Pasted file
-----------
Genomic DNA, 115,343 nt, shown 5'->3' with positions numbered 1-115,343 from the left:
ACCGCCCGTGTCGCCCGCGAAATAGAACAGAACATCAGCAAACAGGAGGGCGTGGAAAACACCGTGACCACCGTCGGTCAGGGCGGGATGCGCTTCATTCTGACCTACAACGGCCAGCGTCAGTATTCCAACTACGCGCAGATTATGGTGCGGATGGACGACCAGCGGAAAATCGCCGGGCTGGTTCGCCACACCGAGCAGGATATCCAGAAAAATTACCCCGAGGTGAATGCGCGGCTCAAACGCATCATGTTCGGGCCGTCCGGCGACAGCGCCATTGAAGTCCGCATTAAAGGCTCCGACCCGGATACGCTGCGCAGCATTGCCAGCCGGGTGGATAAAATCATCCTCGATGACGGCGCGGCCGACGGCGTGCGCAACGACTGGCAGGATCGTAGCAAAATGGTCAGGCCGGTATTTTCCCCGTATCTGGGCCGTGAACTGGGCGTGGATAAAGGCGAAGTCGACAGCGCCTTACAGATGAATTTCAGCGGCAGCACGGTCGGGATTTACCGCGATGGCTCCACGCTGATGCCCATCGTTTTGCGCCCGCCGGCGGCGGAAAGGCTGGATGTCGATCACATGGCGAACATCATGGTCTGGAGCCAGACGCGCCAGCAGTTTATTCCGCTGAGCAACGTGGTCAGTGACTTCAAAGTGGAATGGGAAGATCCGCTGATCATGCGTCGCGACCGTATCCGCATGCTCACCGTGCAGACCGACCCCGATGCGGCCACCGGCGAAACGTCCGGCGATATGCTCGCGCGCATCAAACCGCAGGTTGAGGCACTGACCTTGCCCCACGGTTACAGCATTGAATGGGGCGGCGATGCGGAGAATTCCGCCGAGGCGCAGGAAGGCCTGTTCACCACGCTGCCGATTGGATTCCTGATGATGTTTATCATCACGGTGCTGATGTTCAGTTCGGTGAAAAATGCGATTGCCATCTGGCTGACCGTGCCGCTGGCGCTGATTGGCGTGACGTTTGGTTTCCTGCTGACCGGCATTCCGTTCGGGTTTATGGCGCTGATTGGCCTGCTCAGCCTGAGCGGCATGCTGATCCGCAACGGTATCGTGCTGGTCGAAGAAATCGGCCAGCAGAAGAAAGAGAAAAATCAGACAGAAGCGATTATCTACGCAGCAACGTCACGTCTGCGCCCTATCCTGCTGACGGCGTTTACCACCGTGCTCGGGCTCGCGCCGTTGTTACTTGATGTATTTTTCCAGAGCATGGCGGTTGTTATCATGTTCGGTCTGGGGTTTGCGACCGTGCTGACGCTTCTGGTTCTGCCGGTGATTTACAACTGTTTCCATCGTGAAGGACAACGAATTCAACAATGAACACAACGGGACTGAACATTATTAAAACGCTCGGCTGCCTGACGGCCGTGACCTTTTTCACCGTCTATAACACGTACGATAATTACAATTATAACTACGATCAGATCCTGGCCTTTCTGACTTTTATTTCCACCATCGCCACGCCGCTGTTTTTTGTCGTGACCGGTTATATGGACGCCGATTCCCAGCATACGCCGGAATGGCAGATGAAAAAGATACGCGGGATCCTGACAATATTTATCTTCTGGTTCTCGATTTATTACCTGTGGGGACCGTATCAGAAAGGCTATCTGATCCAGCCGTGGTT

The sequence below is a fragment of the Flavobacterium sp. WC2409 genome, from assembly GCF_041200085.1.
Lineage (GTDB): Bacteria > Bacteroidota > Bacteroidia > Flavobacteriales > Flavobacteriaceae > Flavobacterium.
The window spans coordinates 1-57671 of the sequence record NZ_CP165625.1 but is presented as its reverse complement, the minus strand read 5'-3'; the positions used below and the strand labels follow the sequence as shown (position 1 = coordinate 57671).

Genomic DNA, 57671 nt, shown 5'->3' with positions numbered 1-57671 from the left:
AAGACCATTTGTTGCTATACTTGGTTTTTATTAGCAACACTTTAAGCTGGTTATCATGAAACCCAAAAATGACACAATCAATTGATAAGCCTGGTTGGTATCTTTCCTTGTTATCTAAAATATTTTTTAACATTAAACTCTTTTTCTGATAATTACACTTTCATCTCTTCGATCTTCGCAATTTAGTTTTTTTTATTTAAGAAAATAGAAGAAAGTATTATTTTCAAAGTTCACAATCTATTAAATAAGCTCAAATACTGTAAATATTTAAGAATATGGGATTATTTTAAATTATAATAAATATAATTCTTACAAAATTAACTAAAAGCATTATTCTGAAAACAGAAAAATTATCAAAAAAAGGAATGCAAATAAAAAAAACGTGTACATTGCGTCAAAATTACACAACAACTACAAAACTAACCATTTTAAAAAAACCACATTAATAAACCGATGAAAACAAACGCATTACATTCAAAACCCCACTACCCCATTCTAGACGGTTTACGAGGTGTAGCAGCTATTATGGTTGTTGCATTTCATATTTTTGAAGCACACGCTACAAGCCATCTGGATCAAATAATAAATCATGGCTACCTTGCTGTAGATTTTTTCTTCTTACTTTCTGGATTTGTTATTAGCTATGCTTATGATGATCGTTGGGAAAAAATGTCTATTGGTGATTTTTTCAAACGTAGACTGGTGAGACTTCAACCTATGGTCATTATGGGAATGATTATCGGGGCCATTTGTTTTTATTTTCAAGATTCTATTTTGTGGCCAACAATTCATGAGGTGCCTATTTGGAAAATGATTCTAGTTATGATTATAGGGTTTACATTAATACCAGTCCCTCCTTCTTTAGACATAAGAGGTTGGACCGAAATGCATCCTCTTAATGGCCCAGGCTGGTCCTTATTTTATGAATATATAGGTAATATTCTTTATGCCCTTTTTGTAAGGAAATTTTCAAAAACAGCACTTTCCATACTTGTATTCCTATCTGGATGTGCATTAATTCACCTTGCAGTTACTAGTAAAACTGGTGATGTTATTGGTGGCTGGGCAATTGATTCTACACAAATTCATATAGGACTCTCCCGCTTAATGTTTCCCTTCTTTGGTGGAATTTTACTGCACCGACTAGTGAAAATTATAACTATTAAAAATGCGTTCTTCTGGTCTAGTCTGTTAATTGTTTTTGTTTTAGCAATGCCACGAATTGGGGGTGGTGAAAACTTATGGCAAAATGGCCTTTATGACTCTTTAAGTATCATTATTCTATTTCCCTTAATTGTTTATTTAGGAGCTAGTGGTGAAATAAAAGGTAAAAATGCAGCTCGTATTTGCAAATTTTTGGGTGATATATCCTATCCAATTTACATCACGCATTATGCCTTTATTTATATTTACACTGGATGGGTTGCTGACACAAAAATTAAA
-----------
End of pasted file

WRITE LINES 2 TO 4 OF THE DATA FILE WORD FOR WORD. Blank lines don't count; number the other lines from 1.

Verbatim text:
ACCGCCCGTGTCGCCCGCGAAATAGAACAGAACATCAGCAAACAGGAGGGCGTGGAAAACACCGTGACCACCGTCGGTCAGGGCGGGATGCGCTTCATTCTGACCTACAACGGCCAGCGTCAGTATTCCAACTACGCGCAGATTATGGTGCGGATGGACGACCAGCGGAAAATCGCCGGGCTGGTTCGCCACACCGAGCAGGATATCCAGAAAAATTACCCCGAGGTGAATGCGCGGCTCAAACGCATCATGTTCGGGCCGTCCGGCGACAGCGCCATTGAAGTCCGCATTAAAGGCTCCGACCCGGATACGCTGCGCAGCATTGCCAGCCGGGTGGATAAAATCATCCTCGATGACGGCGCGGCCGACGGCGTGCGCAACGACTGGCAGGATCGTAGCAAAATGGTCAGGCCGGTATTTTCCCCGTATCTGGGCCGTGAACTGGGCGTGGATAAAGGCGAAGTCGACAGCGCCTTACAGATGAATTTCAGCGGCAGCACGGTCGGGATTTACCGCGATGGCTCCACGCTGATGCCCATCGTTTTGCGCCCGCCGGCGGCGGAAAGGCTGGATGTCGATCACATGGCGAACATCATGGTCTGGAGCCAGACGCGCCAGCAGTTTATTCCGCTGAGCAACGTGGTCAGTGACTTCAAAGTGGAATGGGAAGATCCGCTGATCATGCGTCGCGACCGTATCCGCATGCTCACCGTGCAGACCGACCCCGATGCGGCCACCGGCGAAACGTCCGGCGATATGCTCGCGCGCATCAAACCGCAGGTTGAGGCACTGACCTTGCCCCACGGTTACAGCATTGAATGGGGCGGCGATGCGGAGAATTCCGCCGAGGCGCAGGAAGGCCTGTTCACCACGCTGCCGATTGGATTCCTGATGATGTTTATCATCACGGTGCTGATGTTCAGTTCGGTGAAAAATGCGATTGCCATCTGGCTGACCGTGCCGCTGGCGCTGATTGGCGTGACGTTTGGTTTCCTGCTGACCGGCATTCCGTTCGGGTTTATGGCGCTGATTGGCCTGCTCAGCCTGAGCGGCATGCTGATCCGCAACGGTATCGTGCTGGTCGAAGAAATCGGCCAGCAGAAGAAAGAGAAAAATCAGACAGAAGCGATTATCTACGCAGCAACGTCACGTCTGCGCCCTATCCTGCTGACGGCGTTTACCACCGTGCTCGGGCTCGCGCCGTTGTTACTTGATGTATTTTTCCAGAGCATGGCGGTTGTTATCATGTTCGGTCTGGGGTTTGCGACCGTGCTGACGCTTCTGGTTCTGCCGGTGATTTACAACTGTTTCCATCGTGAAGGACAACGAATTCAACAATGAACACAACGGGACTGAACATTATTAAAACGCTCGGCTGCCTGACGGCCGTGACCTTTTTCACCGTCTATAACACGTACGATAATTACAATTATAACTACGATCAGATCCTGGCCTTTCTGACTTTTATTTCCACCATCGCCACGCCGCTGTTTTTTGTCGTGACCGGTTATATGGACGCCGATTCCCAGCATACGCCGGAATGGCAGATGAAAAAGATACGCGGGATCCTGACAATATTTATCTTCTGGTTCTCGATTTATTACCTGTGGGGACCGTATCAGAAAGGCTATCTGATCCAGCCGTGGTT

The sequence below is a fragment of the Flavobacterium sp. WC2409 genome, from assembly GCF_041200085.1.
Lineage (GTDB): Bacteria > Bacteroidota > Bacteroidia > Flavobacteriales > Flavobacteriaceae > Flavobacterium.